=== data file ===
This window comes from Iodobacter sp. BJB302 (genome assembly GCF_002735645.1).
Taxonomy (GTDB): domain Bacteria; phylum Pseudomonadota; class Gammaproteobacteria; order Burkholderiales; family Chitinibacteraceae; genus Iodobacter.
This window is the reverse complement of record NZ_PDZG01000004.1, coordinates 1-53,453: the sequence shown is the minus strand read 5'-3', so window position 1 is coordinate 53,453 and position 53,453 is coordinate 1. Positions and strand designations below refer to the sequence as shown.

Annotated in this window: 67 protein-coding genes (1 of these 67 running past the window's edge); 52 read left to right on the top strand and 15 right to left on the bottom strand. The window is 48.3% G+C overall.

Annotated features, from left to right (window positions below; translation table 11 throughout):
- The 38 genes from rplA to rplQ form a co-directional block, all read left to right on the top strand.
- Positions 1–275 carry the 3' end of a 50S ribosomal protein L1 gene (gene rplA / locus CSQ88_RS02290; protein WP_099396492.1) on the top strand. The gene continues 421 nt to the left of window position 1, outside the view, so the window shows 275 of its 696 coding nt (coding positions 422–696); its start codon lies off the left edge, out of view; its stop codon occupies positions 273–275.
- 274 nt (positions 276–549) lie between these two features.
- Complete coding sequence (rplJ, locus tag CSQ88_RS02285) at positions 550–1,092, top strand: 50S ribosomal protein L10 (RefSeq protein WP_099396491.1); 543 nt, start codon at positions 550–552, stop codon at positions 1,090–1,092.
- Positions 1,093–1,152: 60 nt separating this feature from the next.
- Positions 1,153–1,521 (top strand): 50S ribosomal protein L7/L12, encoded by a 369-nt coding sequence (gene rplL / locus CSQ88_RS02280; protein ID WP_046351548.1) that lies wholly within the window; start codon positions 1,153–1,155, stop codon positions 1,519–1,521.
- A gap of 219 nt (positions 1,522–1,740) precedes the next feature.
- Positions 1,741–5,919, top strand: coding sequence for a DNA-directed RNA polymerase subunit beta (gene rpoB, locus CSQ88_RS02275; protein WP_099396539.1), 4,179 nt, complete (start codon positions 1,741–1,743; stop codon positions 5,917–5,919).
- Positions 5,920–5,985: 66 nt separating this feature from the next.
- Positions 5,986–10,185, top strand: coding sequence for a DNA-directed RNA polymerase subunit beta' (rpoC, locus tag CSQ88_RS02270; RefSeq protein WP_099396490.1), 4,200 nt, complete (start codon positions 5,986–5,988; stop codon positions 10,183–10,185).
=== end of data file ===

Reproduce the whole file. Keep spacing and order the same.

This window comes from Iodobacter sp. BJB302 (genome assembly GCF_002735645.1).
Taxonomy (GTDB): domain Bacteria; phylum Pseudomonadota; class Gammaproteobacteria; order Burkholderiales; family Chitinibacteraceae; genus Iodobacter.
This window is the reverse complement of record NZ_PDZG01000004.1, coordinates 1-53,453: the sequence shown is the minus strand read 5'-3', so window position 1 is coordinate 53,453 and position 53,453 is coordinate 1. Positions and strand designations below refer to the sequence as shown.

Annotated in this window: 67 protein-coding genes (1 of these 67 running past the window's edge); 52 read left to right on the top strand and 15 right to left on the bottom strand. The window is 48.3% G+C overall.

Annotated features, from left to right (window positions below; translation table 11 throughout):
- The 38 genes from rplA to rplQ form a co-directional block, all read left to right on the top strand.
- Positions 1–275 carry the 3' end of a 50S ribosomal protein L1 gene (gene rplA / locus CSQ88_RS02290; protein WP_099396492.1) on the top strand. The gene continues 421 nt to the left of window position 1, outside the view, so the window shows 275 of its 696 coding nt (coding positions 422–696); its start codon lies off the left edge, out of view; its stop codon occupies positions 273–275.
- 274 nt (positions 276–549) lie between these two features.
- Complete coding sequence (rplJ, locus tag CSQ88_RS02285) at positions 550–1,092, top strand: 50S ribosomal protein L10 (RefSeq protein WP_099396491.1); 543 nt, start codon at positions 550–552, stop codon at positions 1,090–1,092.
- Positions 1,093–1,152: 60 nt separating this feature from the next.
- Positions 1,153–1,521 (top strand): 50S ribosomal protein L7/L12, encoded by a 369-nt coding sequence (gene rplL / locus CSQ88_RS02280; protein ID WP_046351548.1) that lies wholly within the window; start codon positions 1,153–1,155, stop codon positions 1,519–1,521.
- A gap of 219 nt (positions 1,522–1,740) precedes the next feature.
- Positions 1,741–5,919, top strand: coding sequence for a DNA-directed RNA polymerase subunit beta (gene rpoB, locus CSQ88_RS02275; protein WP_099396539.1), 4,179 nt, complete (start codon positions 1,741–1,743; stop codon positions 5,917–5,919).
- Positions 5,920–5,985: 66 nt separating this feature from the next.
- Positions 5,986–10,185, top strand: coding sequence for a DNA-directed RNA polymerase subunit beta' (rpoC, locus tag CSQ88_RS02270; RefSeq protein WP_099396490.1), 4,200 nt, complete (start codon positions 5,986–5,988; stop codon positions 10,183–10,185).